The Chaos Collective's rapid development library for the browser.
JavaScript CSS
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The Chaos Collective: Client/Browser Library


Rapid Prototyping library for javascript in the browser.

Our focus is on building a simple base library that enables ideas to be quickly realized and experienced.

Core Components

As a foundation for quickly building prototypes, all apps should first include a small set of core javascript files:

  • jQuery: DOM manipulation.
  • Less: CSS with tons of helpers.
  • Init_browser: Polyfill to make life easier as browsers add new features and change over time (+ a few key functions we wish existed in the browser, like getting a UUID, checking for isMobile/isIframe, escaping HTML, and changing CSS rules).

Once the core is loaded, we load the final javascript call to RequireJS; this sets the app in motion and recursively resolves dependencies in subsequence modules to run everything.

  • RequireJS: Simple and powerful way to manage lots of little packages and resolve dependecies on the fly.

Note that RequireJS also has a nice tool to optimize (read: combine and minify) modules when development moves beyond the initial exploration. This is super cool because it enable code to be built into lots of specific modular libraries and then sewn together as one.

3rd Party

We've added a handful of 3rd party open source javascript libraries for convenience. These include:

  • markdown


The community module allows for, you guessed it, simple integration with the community. Discussions via Disqus, and simple links for sharing on Twitter, Facebook, and Google+.

settings = {
  disqus_shortname: 'YOUR_SITE_SHORTNAME'


The readme module makes including a project's info (in markdown format) a snap.


settings.readme    = {
  project_base_url: "" // projectID gets appended to this


The lessadder module enables for adding LESS (sugared CSS) via javascript.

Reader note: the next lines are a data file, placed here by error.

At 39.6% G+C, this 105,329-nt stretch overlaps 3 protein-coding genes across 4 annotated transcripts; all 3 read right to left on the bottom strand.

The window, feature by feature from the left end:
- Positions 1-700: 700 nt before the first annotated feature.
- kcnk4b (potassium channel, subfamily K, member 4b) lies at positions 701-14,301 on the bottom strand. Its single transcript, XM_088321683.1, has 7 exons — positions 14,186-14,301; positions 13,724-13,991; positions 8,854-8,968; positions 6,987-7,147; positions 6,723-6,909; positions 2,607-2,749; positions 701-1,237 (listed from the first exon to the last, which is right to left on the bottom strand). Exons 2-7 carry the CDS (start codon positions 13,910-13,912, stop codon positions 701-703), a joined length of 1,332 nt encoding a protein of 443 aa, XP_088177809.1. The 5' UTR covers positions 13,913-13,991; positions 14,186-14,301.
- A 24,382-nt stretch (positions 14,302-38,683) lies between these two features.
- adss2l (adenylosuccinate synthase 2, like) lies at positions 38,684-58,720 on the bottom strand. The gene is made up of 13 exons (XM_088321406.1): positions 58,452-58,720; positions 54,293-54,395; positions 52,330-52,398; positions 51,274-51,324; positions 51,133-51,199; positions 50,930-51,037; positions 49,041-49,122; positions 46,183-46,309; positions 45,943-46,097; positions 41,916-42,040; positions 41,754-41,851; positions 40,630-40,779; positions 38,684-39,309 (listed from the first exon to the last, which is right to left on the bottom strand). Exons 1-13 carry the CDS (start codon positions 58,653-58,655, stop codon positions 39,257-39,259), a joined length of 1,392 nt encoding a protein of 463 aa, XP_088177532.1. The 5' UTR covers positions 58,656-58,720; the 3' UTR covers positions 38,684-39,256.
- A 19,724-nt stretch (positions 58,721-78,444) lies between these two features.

This allows both inclusion by filename, as well as directly passing in LESS code to be parsed and added to the DOM. Any module that has a DOM interface and can be styled is likely to make use of lessadder and dynamically include the modules corresponding stylesheet as needed.


The ui module is a set of handy user interface widgets for interacting with the user is common ways. For example, alerting a user of a problem, asking for text input, or giving them a yes or no questions; and all of it done asynchronously with callbacks.

ui.alert(message, callback)

ui.alert("Here's a nice little message.", function(){
  console.log("alert closed.");

ui.confirm(question, callback)

ui.confirm("Do you really want to do this?", function(confirmed){
    console.log("yep, do it.");
    console.log("nope. don't do it.");

ui.prompt(question, currentVal, placeholderVal, callback)

ui.prompt("What is your name?", "", "Ms. Bojangles", function(answer){
    console.log("Hello, "+answer);
    console.log("No answer because dialog was "+((answer===null)?"closed":"blank"));

ui.prompList(question, arrayOfValsAndDescriptions, selectedVal, callback)

ui.promptList("What is your favorite food?", [
    ["apples",   "Apples"],
    ["bananas",  "Bananas"],
    ["icecream", "Ice Cream"],
    ["lasagna",  "Lasagna"],
    ["munster",  "Munster Cheese"],
    ["pastries", "Pastries"],
    ["wine",     "Wine"]
  ], "pastries", function(answer){
    console.log("Your new favorite is: "+answer);
    console.log("No answer, dialog was closed");


While the UI module will provide some simple defaults, changing the style of the dialog is super easy.

Since CSS uses the most specific rule when applying style, you just need to give it a rule that is slightly more specific than what's in the default theme. So here all we need to do is start the rule with div and we'll be good to go.

For example, here's how you could style the background color of the dialog:

div.ui_d_body {
  background: orange; 

or style the buttons to have rounded corners:

div.ui_d_body .btn {
  border-radius: 10px; 

or change the text color of the confirm dialog:

div.ui_d_body.confirm {
  color: #FF6;